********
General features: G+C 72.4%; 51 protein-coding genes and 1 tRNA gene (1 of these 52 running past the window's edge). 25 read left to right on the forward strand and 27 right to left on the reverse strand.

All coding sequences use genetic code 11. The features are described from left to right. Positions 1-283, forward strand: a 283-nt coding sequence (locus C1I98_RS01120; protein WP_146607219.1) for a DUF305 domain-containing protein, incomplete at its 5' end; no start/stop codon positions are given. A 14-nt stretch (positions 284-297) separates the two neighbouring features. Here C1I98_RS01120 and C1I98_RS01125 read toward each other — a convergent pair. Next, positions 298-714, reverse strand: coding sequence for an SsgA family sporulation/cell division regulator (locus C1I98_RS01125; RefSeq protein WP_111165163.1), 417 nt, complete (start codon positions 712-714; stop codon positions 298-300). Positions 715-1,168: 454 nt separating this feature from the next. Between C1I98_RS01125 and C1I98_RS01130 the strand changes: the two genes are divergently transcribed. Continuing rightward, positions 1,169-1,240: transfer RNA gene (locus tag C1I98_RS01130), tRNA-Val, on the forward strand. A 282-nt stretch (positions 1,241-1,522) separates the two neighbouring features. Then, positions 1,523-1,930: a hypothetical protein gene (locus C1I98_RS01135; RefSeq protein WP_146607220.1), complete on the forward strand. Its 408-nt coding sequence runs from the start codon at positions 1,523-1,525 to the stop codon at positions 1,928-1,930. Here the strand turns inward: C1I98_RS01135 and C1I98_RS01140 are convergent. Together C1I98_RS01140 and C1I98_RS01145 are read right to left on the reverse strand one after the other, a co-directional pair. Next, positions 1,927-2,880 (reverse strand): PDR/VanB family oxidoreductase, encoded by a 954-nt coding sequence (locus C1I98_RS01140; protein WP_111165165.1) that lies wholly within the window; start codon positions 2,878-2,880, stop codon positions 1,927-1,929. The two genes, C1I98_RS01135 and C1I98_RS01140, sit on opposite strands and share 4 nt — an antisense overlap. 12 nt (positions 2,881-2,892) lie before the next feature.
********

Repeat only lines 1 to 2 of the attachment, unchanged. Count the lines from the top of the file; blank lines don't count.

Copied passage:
General features: G+C 72.4%; 51 protein-coding genes and 1 tRNA gene (1 of these 52 running past the window's edge). 25 read left to right on the forward strand and 27 right to left on the reverse strand.

All coding sequences use genetic code 11. The features are described from left to right. Positions 1-283, forward strand: a 283-nt coding sequence (locus C1I98_RS01120; protein WP_146607219.1) for a DUF305 domain-containing protein, incomplete at its 5' end; no start/stop codon positions are given. A 14-nt stretch (positions 284-297) separates the two neighbouring features. Here C1I98_RS01120 and C1I98_RS01125 read toward each other — a convergent pair. Next, positions 298-714, reverse strand: coding sequence for an SsgA family sporulation/cell division regulator (locus C1I98_RS01125; RefSeq protein WP_111165163.1), 417 nt, complete (start codon positions 712-714; stop codon positions 298-300). Positions 715-1,168: 454 nt separating this feature from the next. Between C1I98_RS01125 and C1I98_RS01130 the strand changes: the two genes are divergently transcribed. Continuing rightward, positions 1,169-1,240: transfer RNA gene (locus tag C1I98_RS01130), tRNA-Val, on the forward strand. A 282-nt stretch (positions 1,241-1,522) separates the two neighbouring features. Then, positions 1,523-1,930: a hypothetical protein gene (locus C1I98_RS01135; RefSeq protein WP_146607220.1), complete on the forward strand. Its 408-nt coding sequence runs from the start codon at positions 1,523-1,525 to the stop codon at positions 1,928-1,930. Here the strand turns inward: C1I98_RS01135 and C1I98_RS01140 are convergent. Together C1I98_RS01140 and C1I98_RS01145 are read right to left on the reverse strand one after the other, a co-directional pair. Next, positions 1,927-2,880 (reverse strand): PDR/VanB family oxidoreductase, encoded by a 954-nt coding sequence (locus C1I98_RS01140; protein WP_111165165.1) that lies wholly within the window; start codon positions 2,878-2,880, stop codon positions 1,927-1,929. The two genes, C1I98_RS01135 and C1I98_RS01140, sit on opposite strands and share 4 nt — an antisense overlap. 12 nt (positions 2,881-2,892) lie before the next feature.